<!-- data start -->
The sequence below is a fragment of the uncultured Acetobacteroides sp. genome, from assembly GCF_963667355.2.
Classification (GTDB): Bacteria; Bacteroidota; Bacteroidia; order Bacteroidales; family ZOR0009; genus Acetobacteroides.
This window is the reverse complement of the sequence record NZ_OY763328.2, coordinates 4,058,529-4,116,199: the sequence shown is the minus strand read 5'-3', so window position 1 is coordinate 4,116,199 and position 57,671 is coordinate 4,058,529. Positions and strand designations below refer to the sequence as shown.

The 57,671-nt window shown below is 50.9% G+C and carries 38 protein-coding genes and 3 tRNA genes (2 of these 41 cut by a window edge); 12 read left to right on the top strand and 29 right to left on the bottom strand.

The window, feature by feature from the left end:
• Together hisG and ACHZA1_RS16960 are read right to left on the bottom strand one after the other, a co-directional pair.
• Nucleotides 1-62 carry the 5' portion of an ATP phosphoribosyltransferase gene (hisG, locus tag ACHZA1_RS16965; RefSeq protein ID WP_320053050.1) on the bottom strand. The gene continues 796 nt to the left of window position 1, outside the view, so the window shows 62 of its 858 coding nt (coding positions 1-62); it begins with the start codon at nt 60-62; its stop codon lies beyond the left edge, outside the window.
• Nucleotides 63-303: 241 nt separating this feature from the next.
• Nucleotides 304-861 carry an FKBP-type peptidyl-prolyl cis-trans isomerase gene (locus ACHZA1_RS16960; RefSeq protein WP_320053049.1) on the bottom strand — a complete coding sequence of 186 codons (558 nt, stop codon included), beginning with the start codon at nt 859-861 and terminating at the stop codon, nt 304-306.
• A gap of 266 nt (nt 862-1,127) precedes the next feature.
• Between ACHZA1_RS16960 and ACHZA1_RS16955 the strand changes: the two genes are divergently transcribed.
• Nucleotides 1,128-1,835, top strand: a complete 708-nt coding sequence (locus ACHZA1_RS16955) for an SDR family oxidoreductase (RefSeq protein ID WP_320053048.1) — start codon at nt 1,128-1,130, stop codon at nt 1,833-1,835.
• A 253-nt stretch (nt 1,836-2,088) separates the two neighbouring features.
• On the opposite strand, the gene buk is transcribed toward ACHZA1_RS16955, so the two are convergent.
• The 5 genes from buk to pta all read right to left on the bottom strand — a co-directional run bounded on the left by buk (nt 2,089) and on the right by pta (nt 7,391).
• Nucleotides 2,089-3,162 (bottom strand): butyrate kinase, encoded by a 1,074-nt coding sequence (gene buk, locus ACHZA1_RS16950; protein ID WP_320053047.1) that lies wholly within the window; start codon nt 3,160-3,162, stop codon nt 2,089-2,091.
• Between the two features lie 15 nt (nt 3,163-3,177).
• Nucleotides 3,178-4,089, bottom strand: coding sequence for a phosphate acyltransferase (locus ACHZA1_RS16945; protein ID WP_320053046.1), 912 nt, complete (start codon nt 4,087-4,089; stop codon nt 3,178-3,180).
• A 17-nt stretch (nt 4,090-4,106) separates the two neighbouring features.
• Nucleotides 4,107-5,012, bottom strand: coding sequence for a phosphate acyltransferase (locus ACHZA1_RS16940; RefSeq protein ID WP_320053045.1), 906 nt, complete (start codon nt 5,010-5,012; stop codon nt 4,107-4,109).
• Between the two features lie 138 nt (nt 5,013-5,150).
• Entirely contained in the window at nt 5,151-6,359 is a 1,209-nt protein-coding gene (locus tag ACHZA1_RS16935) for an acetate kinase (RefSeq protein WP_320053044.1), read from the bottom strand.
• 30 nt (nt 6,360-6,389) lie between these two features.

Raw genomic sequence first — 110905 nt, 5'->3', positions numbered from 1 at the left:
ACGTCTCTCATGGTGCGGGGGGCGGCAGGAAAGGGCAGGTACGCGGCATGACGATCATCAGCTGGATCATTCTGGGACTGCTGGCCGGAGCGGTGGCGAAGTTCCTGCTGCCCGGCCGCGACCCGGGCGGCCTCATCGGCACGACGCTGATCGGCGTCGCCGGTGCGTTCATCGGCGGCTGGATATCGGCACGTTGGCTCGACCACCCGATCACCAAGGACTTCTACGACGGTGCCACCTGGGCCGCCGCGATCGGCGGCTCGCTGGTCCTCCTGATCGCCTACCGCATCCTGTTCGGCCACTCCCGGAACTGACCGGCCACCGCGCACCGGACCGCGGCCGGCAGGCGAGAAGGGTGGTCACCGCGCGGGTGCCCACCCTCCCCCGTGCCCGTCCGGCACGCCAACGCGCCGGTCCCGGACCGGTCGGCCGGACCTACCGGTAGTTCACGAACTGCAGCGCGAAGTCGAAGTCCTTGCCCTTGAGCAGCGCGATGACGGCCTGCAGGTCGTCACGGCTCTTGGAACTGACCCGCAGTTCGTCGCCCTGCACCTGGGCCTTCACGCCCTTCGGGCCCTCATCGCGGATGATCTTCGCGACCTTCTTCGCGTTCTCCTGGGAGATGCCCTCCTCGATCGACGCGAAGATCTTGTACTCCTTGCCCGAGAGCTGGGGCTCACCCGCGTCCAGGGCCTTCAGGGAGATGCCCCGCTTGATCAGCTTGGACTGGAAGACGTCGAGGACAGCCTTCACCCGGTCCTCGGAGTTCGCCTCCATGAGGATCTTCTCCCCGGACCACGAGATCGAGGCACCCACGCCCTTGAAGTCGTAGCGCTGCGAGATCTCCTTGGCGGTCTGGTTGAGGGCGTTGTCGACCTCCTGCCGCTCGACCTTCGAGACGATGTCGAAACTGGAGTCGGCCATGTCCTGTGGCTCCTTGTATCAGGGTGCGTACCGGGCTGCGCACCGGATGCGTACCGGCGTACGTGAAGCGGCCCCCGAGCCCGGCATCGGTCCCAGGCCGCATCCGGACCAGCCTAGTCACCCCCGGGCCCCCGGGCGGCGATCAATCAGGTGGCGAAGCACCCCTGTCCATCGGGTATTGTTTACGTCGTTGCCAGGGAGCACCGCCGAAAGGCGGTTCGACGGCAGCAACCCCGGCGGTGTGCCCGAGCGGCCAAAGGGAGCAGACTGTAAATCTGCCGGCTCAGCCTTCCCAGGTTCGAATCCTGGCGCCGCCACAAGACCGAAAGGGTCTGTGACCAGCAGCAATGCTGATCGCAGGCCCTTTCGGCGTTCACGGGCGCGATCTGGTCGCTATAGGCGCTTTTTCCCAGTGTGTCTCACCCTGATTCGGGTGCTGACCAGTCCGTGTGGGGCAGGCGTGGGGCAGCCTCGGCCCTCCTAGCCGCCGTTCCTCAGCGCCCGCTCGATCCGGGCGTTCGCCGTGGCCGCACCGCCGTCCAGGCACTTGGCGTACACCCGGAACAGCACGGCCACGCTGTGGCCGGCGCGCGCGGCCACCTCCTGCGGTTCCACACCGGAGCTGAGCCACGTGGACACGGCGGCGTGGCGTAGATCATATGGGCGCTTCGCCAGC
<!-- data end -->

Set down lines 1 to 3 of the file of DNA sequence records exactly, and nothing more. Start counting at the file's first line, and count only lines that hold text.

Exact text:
The sequence below is a fragment of the uncultured Acetobacteroides sp. genome, from assembly GCF_963667355.2.
Classification (GTDB): Bacteria; Bacteroidota; Bacteroidia; order Bacteroidales; family ZOR0009; genus Acetobacteroides.
This window is the reverse complement of the sequence record NZ_OY763328.2, coordinates 4,058,529-4,116,199: the sequence shown is the minus strand read 5'-3', so window position 1 is coordinate 4,116,199 and position 57,671 is coordinate 4,058,529. Positions and strand designations below refer to the sequence as shown.